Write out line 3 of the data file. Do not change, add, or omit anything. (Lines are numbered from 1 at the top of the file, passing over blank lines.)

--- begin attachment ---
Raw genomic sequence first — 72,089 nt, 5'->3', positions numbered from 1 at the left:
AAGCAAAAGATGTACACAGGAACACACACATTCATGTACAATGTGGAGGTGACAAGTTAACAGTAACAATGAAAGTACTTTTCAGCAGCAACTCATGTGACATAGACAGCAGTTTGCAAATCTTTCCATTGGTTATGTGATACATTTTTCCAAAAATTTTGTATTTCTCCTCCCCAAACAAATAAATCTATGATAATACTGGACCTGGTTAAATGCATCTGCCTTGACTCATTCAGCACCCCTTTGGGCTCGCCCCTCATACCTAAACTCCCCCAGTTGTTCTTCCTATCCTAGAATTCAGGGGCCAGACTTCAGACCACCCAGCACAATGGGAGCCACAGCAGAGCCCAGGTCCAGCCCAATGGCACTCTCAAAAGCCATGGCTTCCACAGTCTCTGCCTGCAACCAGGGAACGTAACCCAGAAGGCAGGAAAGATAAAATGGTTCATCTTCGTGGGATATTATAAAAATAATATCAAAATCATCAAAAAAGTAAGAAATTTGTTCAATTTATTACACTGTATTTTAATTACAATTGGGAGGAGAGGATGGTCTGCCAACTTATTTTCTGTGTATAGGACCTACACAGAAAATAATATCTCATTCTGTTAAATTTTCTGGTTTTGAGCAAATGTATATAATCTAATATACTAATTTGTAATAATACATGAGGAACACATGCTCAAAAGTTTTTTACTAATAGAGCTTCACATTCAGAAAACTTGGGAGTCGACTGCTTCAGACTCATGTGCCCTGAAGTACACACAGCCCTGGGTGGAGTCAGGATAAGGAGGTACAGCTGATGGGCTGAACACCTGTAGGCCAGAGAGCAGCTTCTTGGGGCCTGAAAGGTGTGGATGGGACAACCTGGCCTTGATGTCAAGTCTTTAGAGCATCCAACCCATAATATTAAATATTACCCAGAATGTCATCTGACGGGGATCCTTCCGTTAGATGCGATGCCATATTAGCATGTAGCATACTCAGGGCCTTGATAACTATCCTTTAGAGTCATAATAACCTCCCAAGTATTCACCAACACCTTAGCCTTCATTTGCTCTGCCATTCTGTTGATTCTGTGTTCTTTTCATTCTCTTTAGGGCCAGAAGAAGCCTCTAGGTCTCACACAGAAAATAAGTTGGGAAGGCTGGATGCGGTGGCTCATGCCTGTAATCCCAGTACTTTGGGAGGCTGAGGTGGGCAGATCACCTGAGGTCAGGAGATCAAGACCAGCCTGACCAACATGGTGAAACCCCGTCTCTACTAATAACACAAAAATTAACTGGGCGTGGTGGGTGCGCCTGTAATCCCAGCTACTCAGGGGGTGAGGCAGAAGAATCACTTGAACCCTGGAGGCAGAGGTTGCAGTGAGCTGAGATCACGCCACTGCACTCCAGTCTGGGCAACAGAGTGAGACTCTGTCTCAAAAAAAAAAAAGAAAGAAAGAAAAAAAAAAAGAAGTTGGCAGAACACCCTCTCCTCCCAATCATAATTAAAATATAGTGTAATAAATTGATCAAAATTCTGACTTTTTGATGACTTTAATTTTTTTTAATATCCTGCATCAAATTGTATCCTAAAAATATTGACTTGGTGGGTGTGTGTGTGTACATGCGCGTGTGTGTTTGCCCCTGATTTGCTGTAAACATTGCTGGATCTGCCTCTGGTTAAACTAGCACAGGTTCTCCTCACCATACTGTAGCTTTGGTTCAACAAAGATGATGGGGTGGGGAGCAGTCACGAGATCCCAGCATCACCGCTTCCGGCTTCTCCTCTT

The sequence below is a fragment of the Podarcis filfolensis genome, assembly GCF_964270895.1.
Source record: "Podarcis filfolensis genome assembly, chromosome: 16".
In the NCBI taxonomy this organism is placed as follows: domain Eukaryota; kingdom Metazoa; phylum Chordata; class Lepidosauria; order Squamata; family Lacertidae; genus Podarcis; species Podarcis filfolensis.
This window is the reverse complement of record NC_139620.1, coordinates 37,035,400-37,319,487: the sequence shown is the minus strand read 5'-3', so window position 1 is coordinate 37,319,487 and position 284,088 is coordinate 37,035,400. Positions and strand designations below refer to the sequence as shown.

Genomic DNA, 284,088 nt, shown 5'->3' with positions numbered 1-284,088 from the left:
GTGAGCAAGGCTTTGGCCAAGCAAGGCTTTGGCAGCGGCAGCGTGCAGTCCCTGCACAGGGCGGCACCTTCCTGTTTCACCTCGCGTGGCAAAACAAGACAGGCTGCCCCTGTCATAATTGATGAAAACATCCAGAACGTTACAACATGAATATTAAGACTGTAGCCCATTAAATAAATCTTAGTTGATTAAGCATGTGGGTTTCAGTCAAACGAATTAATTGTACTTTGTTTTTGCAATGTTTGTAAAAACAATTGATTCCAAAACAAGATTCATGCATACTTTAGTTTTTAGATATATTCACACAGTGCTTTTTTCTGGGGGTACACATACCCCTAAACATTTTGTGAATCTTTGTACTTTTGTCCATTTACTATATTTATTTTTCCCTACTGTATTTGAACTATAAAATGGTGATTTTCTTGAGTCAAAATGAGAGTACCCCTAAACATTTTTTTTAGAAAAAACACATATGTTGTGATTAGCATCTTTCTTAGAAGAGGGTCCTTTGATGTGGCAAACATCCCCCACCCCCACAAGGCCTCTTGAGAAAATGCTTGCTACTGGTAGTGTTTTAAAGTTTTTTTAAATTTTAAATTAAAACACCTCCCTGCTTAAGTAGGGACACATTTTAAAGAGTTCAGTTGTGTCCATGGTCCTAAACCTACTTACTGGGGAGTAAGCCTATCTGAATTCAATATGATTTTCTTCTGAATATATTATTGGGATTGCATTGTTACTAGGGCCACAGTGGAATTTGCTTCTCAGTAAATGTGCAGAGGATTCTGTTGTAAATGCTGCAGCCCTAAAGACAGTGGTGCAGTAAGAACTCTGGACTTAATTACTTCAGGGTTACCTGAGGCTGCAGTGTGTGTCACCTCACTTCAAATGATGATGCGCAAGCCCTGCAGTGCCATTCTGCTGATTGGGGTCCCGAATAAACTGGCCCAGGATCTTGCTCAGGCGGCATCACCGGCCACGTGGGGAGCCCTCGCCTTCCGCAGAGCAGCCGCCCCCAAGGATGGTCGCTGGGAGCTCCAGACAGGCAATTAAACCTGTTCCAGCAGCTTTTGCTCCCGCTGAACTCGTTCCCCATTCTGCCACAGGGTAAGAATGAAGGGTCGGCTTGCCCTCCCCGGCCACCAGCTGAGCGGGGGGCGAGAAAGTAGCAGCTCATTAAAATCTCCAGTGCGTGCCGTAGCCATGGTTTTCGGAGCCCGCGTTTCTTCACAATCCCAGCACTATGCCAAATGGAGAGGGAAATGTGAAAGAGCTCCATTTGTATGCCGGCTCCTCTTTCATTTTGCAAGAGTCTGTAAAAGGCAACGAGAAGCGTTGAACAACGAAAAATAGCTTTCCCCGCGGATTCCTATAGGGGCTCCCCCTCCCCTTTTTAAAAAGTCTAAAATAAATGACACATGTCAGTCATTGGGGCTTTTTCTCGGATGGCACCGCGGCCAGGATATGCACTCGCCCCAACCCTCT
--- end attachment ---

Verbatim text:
The sequence below is a fragment of the Podarcis filfolensis genome, assembly GCF_964270895.1.